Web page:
Industry trade

Labor push to ban live sheep exports sparks fight with Western Australian farmers

He also pledged to create an independent office of an animal welfare inspector general, with funding of $1 million a year. This Inspector General would provide reports to parliament on live animal exports and violations of animal welfare standards. Currently, only mortalities are publicly reported.

Labor will also provide $2.5 million to renew the animal welfare strategy.

Former opposition leader Bill Shorten promised in the 2019 election to phase out exports, but the policy, along with all others, was called into question after his defeat.

Labor was keen to mend barriers with voters in Western Australia, with three seats at stake: Swan, Pearce and Hasluck. The last two seats have rural communities.

Alliance co-founder and policy director Jed Goodfellow hailed the Labor Party’s decision to phase out exports.

“The work has been very strong in seeking to phase out trade in 2019 and nothing has fundamentally changed since that time. The evidence shows that [exports] cannot be done to prevent heat stress,” Dr. Goodfellow said.

“[Conditions are] will only get worse as the climate continues to warm, so it is almost inevitable that the sheep trade will come to an end in the future. It’s out of breath now, and it’s at the lowest level since the 1980s.”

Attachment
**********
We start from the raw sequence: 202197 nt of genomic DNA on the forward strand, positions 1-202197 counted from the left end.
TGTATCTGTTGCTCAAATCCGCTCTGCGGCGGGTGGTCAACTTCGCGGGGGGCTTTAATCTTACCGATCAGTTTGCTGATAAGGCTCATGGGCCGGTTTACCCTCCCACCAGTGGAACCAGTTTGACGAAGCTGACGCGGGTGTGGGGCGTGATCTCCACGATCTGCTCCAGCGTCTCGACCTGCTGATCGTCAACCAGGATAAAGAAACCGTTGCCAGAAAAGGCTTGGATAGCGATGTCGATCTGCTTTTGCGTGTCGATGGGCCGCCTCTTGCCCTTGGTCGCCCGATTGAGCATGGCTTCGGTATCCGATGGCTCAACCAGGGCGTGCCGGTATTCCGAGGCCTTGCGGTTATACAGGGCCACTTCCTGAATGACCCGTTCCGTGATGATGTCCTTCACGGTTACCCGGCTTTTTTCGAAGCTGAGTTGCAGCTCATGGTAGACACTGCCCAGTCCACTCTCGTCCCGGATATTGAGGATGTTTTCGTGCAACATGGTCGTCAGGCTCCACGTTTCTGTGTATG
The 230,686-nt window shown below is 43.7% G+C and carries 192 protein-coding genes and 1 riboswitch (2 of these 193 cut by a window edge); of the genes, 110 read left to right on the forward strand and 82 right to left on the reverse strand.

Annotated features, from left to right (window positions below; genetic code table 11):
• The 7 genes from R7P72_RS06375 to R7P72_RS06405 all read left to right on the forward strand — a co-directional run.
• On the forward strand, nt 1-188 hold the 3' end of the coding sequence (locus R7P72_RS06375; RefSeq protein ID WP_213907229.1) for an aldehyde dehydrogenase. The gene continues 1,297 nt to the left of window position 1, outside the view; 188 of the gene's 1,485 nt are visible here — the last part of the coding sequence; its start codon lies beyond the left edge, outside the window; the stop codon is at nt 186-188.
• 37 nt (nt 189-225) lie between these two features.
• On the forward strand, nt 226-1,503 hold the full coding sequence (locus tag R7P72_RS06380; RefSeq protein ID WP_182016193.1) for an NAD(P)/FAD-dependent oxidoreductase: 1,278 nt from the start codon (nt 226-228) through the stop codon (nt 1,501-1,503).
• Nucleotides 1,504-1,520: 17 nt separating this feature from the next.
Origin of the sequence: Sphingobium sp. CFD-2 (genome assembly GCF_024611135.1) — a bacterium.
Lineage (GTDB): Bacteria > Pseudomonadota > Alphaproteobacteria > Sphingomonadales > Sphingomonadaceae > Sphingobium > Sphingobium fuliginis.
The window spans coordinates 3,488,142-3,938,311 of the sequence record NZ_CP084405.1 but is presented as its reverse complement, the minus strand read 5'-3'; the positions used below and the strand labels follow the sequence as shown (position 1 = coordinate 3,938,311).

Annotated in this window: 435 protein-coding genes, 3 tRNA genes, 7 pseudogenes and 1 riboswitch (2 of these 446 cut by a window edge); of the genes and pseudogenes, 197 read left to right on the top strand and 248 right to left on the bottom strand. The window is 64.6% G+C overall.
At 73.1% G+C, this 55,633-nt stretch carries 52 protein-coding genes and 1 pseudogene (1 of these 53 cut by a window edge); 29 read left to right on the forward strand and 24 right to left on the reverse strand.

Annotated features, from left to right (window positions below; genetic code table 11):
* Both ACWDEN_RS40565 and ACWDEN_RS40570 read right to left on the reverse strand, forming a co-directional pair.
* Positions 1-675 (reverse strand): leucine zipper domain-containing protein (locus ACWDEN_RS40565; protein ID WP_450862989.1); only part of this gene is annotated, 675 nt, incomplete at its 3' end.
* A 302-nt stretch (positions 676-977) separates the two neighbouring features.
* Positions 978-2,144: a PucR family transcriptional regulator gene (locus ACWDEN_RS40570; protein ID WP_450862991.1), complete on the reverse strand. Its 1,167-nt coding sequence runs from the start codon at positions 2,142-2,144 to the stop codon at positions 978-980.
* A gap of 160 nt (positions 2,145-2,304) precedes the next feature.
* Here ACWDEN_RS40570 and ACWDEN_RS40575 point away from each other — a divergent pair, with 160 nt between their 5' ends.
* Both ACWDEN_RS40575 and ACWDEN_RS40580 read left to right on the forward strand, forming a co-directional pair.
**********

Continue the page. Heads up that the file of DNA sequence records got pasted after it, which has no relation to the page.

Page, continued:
But WA Farmers Association chairman John Hassell, a sheep farmer from southeast Perth, said the industry had cleaned up in recent years and death rates had dropped dramatically.

He claimed that only 20 to 30 sheep died during voyages with a cargo of 60,000 sheep, while sheep were visually inspected, their temperatures checked and removed from ships before departure if there were any signs of distress.

“We don’t want to see our animals treated badly and the track record over the past two years has been fantastic,” he said.

“But there will be no doubt that if sheep exports disappear, live cattle will be next.”

Mr Hassell said: ‘In fact what the Labor Party wants to do is export animal welfare issues to other countries’ which did not have the same level of protection that Australian sheep enjoyed .

He also said it was “paternalistic” for Australia to dictate to other countries whose religious practices required live animals for the festivities.

But Dr Goodfellow said other sheep exporting countries were also pulling out of the trade, while the key market of Kuwait increased its imports of chilled canned mutton. This represented an opportunity for Australian slaughterhouses to add value, he said.